The most critical skills, he said, are found among the people who know how to make these cloud platforms work together. So, they’ve hired more people in the US and India to look after that connection, and they use Oracle Fusion Middleware to connect all the clouds together.

Juniper’s vendor management team has also been strengthened to better look after SaaS contracts and vendor promises, to make sure their cloud investments are optimized.

While there has been a lot of positive reaction from employees, Worrall said, some people have left the company over time. As a response, Juniper is investing in existing employees to help them grow their skills. Companies should consider the impact that cloud will have on their workforce.

Craig Ashmole, Founding Director of London based CCServe stated, “There are commercial businesses that are taking advantage of the strategic moves that Juniper Networks have taken. This businesses can deploy green field Data centre sites in under a few weeks. This is real value.”

Picture above: Juniper Networks CIO, Bob Worrall, speaking with ZDNet's Stephanie Condon at Structure.
Image: Jason Hiner/TechRepublic

Having spent a majority of my career working with and supporting the Corporate CIO Function, I now seek to provide a forum whereby CIOs or IT Directors can learn from the experience of others to address burning Change or Transformation challenges.

Craig Ashmole

Founding Director CCServe

5G is Future of mobility

5G is Future of mobility

5G is coming and it is the future of mobile

In 5G, wireless will grow up into a true horizontal industry that provides a support system for literally everything

Scouting the news feeds on where we are going with respect to the world of mobility and up popped this interesting article written by Alan Carlton, who has 25 years in the wireless technology industry spanning 2G, 3G, 4G and beyond and of course the focus at this year’s 2016 Mobile World Conference is 5G and how it will take the use of mobility to new reaches for IoT.

It is fair to say that it is still early days for 5G, but research efforts have been rolling for some time and standardization is expected to start in the next few months. Perhaps the two most-cited requirements in 5G are the 1000x improvement in peak data rates (on LTE 2010) and a big reduction in end-to-end latency. These KPIs are important, of course, and keep us engineers pointed in the right direction. But really, they only tell a small part of the 5G story.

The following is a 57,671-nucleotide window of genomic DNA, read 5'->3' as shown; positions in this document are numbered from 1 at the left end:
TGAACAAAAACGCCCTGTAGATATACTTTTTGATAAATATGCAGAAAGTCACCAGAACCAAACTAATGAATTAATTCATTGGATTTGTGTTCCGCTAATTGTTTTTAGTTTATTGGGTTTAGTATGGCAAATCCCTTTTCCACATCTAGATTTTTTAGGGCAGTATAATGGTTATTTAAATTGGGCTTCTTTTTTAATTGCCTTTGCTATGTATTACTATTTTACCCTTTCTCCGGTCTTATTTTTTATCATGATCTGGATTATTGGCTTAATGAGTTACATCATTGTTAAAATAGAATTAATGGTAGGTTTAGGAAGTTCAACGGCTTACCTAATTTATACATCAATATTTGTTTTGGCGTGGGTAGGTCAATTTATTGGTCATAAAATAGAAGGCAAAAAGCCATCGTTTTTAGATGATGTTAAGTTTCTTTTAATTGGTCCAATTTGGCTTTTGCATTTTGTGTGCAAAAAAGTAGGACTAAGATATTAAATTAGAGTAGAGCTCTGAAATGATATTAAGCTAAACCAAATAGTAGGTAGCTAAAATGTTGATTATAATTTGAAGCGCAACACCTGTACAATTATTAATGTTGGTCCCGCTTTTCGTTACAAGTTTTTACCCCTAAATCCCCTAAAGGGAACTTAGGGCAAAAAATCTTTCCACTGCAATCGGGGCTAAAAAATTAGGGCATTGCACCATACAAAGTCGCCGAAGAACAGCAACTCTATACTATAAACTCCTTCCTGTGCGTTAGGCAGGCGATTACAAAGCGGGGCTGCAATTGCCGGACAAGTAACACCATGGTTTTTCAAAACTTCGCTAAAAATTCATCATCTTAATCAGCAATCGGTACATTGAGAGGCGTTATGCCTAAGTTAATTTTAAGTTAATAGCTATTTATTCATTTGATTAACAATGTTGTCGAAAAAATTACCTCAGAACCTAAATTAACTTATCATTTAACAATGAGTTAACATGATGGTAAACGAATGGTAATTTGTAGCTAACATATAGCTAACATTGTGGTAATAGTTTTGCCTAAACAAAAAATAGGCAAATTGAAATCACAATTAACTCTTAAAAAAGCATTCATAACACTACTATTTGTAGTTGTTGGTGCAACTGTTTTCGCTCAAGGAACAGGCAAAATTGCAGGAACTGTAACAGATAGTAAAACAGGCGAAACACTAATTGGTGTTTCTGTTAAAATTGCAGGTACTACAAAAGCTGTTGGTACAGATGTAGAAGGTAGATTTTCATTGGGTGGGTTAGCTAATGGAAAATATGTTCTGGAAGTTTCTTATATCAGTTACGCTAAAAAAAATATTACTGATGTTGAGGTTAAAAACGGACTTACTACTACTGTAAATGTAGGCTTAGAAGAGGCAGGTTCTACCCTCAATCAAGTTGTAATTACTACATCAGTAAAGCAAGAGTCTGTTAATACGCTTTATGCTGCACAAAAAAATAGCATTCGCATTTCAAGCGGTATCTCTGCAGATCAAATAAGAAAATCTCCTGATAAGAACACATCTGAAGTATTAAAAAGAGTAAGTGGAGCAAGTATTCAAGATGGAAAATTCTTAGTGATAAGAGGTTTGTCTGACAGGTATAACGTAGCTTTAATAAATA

A better way to understand 5G is first through a historical lens. It is astonishing to reflect that this mobile industry adventure really only began a little over 20 years ago with the proliferation of GSM. In those days, peak data rate support was a massive 9.6 kbps! Today, deployed LTE systems have improved upon this metric by 100000x. Presented in this context, the 1000x goal of 5G doesn’t really seem so crazy, does it? GSM or 2G, of course, was not designed for data. 2G was designed really for only one thing: basic telephony applications. 3G raised the bar with a specification that supported more voice users and the beginnings of a mobile internet. 4G took this further with the first real system designed principally to support video. It is this evolution that has driven the 100000x. And further, it is this service roadmap that has also driven latency reduction on a parallel path. At the simplest level, 5G will certainly be about more of this. However, the true 5G vision is a lot more interesting.

In 5G, wireless will grow up into a true horizontal industry that provides a support system for literally everything. 5G is the first generation to target supporting the full array of vertical markets (e.g. Automotive, Transport, and Health) that in themselves will define the so-called Internet of Things (IoT). This is the real 5G challenge, and in this respect 5G and the IoT are simply two sides of the same coin. Think about this challenge: what do a car and a thermostat have in common? They are all part of the IoT! So, how will 5G go about tackling this “everything” challenge?

Think flexibility. Think simplification. Think re-imagination. These concepts will permeate all aspects of 5G from the services supported, how the network is designed, and all way down to the elemental new waveforms that may provide us with some new acronyms and labels for this fifth generation.